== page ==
Occupations

The Footman and His Duties

One of the most important domestic workers in the household was the footman. According to one source, he was “so multifarious and incessant, that in most families, if he be industrious, attentive, and disposed to make himself useful, he will find full employment in the affairs of the house.” Though a footman might find full…

Read More

Oil Lamps and the Lamp Trimmer

Oil lamps were an alternative to the candle, and, in 1780, the Argand lamp replaced all oil lamps that had been used since ancient times. The Argand lamp, created by François Pierre Aimé Argand, a Swiss physicist and chemist, had an output of 6 to 10 candela — a base unit to describe the luminous intensity…

Read More

Beadles of the 1700 and 1800s

Beadle, sometimes spelled “bedel,” is a term derived from the Latin word bedellus or the Saxon word bydel. A beadle in the Anglican Church was described in England as a parish constable, whereas in Scotland it described someone who assisted the minister during divine services. One description of an English beadle claimed that he was…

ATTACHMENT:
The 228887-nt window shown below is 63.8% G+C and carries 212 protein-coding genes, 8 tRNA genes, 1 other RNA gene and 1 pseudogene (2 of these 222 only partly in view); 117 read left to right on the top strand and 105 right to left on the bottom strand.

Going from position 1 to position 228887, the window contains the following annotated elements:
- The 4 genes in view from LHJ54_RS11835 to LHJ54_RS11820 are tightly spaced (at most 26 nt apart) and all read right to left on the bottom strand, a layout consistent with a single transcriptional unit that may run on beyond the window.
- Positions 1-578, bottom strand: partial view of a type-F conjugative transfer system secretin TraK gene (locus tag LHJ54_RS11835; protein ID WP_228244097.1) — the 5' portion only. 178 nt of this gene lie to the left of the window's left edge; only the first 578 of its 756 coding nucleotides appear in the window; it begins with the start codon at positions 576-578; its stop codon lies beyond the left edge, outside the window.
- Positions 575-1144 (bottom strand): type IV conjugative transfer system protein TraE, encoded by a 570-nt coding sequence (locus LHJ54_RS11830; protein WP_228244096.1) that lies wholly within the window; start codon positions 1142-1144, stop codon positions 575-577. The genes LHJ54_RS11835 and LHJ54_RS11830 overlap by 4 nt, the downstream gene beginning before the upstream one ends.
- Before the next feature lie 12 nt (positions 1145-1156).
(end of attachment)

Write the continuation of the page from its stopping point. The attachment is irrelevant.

Read More

Second-Hand Umbrella Sellers and Menders

It took some time for the umbrella, nicknamed brolly, gingham, or gamp, to become popular, but after it did, second-hand umbrella sellers and menders were in high demand. When ill-winds blew in, what other London street sellers lost in foul weather, the umbrella menders gained. The menders had two goals in mind: Repair or replace…

Read More

Stone Eaters

tone-eaters earned a living by “swallowing pebbles, and champing to pieces and swallowing bits of stone.” Stone eaters were particularly plentiful during the Georgian Era, although the existed into the Regency and Victorian eras. They could also be found exhibiting themselves in all countries and cities. Spectators were often encouraged to bring their own stones…

Read More

Occupations for Children in the Victorian Era

Unlike these lucky children released from school, many children worked during the Victorian Era because the Industrial Revolution was in full swing and business owners needed help. All sorts of jobs were available for children, but no protective, humane, or occupational societies looked out for their health or welfare. This meant children were sometimes inadequately…

Read More

Child Rat Catchers of the Victorian Era

By the Victorian Era it was common knowledge that rats carried diseases, and thousands of them were known to infest London sewers, factories, and homes. In the seasons when rats overran London, rat catchers were in high demand. Moreover, rats could be a big problem as reported by one Victorian rat catcher:

Read More